T3 explains: What your phone knows about you and what you can do about it

Your privacy and your smartphone

Smartphones have become our indispensable companions—our best buddies for doing everything from playing games to getting around to keeping in touch with friends and family. But how much personal data are you sharing about yourself along the way?

Whatever your phone of choice, you're signing away a good chunk of privacy every time you boot it up: these devices want to know how many steps you're taking, where you're travelling, what you're searching for, and more. Here's how to take back some control.


Logging into and using an Android phone means you're adding extra bits to the data hoard Google already has on you—built from services like Google Search, Chrome, Gmail, and everything else Google runs. In a lot of cases what your Android phone knows about you is the same as what Google knows about you.

However, some of Google's tracking is based mainly on your phone. Google Fit, for example, will measure your steps and your activity unless you tell it not to—if you don't like this, uninstall the app (if your model of phone lets you), or switch off tracking in the Settings section of the menu. You can delete your Google Fit history from the same screen.

Another big part of the way Google tracks you on mobile is of course your location, so it can track your daily commute, learn about your favourite places, and so on. If you find this a bit too intrusive, select Settings from the menu inside Google Maps, then tap Personal content and Location history: turn this option off and location data from your current device won't be added to the database of travels Google Maps on you.

There's a separate Location option in the main Android Settings app, which controls location tracking for the device as a whole and other apps besides Google Maps. To completely block Google and every other app from following you around, turn this off (just hope you don't get lost in a strange place in the near future).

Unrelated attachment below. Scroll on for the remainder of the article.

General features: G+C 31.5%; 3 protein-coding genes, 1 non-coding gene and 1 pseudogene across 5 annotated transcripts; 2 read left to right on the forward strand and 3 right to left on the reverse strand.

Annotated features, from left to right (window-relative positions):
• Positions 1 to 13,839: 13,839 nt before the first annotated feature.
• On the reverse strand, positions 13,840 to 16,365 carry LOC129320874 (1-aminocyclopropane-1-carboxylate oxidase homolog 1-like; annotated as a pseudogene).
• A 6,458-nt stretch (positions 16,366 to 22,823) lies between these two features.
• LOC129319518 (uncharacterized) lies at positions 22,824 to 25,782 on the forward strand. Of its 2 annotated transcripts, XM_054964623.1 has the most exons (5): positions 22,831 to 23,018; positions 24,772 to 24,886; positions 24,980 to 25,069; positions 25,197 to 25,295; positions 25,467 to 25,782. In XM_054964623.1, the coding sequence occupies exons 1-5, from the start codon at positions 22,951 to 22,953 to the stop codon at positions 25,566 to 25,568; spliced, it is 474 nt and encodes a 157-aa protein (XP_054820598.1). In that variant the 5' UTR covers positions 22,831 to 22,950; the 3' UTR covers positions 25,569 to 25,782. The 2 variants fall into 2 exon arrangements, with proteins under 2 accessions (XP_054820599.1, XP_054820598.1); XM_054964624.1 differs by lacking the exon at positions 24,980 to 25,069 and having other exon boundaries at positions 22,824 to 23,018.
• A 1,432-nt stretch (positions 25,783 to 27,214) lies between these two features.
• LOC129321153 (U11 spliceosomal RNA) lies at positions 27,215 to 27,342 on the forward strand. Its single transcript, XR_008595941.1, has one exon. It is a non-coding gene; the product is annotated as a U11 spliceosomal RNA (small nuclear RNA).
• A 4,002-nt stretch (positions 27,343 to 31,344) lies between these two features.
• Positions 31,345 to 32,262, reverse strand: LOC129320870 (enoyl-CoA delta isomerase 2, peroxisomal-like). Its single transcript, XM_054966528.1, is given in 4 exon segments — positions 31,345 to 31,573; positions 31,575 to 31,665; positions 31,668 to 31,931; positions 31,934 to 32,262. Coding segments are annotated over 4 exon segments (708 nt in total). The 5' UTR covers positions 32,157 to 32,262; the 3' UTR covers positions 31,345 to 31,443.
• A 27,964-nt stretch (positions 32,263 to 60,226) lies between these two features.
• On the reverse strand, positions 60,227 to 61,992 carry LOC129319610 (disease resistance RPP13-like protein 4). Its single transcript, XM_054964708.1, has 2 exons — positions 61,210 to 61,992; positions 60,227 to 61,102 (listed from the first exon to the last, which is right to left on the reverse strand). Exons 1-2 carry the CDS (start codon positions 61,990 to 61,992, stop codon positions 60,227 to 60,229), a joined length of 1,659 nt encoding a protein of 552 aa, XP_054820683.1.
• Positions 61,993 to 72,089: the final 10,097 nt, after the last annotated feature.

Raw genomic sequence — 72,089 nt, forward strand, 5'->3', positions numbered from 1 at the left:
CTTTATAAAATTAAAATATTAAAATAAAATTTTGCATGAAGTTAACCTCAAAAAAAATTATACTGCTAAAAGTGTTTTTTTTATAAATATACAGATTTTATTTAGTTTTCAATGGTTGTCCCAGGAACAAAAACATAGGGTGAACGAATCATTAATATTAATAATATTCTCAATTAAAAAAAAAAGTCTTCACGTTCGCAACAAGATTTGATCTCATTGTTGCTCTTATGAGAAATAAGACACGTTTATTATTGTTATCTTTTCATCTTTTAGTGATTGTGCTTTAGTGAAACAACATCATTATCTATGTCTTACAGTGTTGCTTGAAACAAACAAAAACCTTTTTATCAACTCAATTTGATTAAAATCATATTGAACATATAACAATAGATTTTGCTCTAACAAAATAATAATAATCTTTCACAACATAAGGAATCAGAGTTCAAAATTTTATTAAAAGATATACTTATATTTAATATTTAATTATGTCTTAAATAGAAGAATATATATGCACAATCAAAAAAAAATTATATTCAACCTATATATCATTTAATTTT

As we've already mentioned, everything you do in Android feeds into what Google already knows about you, including web searches and voice searches you run—to view and delete this information, or stop tracking altogether, go Settings then tap Google and Personal info & privacy. Tap Activity controls to put a stop to anything from voice search logs to tracking of your mobile browsing history.


Apple is often keen to differentiate itself from Google in terms of its privacy policy and as part of that a lot of the stuff you do on your iPhone stays on your iPhone (although individual third-party apps may not stick to that principle - see below for more).

Any data that Siri learns about you, like how you pronounce words or where you live, is linked to your device through a random ID, rather than being liked to your Apple account - if you want to delete and reset this information, you need to turn both Siri and voice dictation on and off again - open Settings then tap Siri to find the first option, then open Settings and tap General then Keyboard to find the second.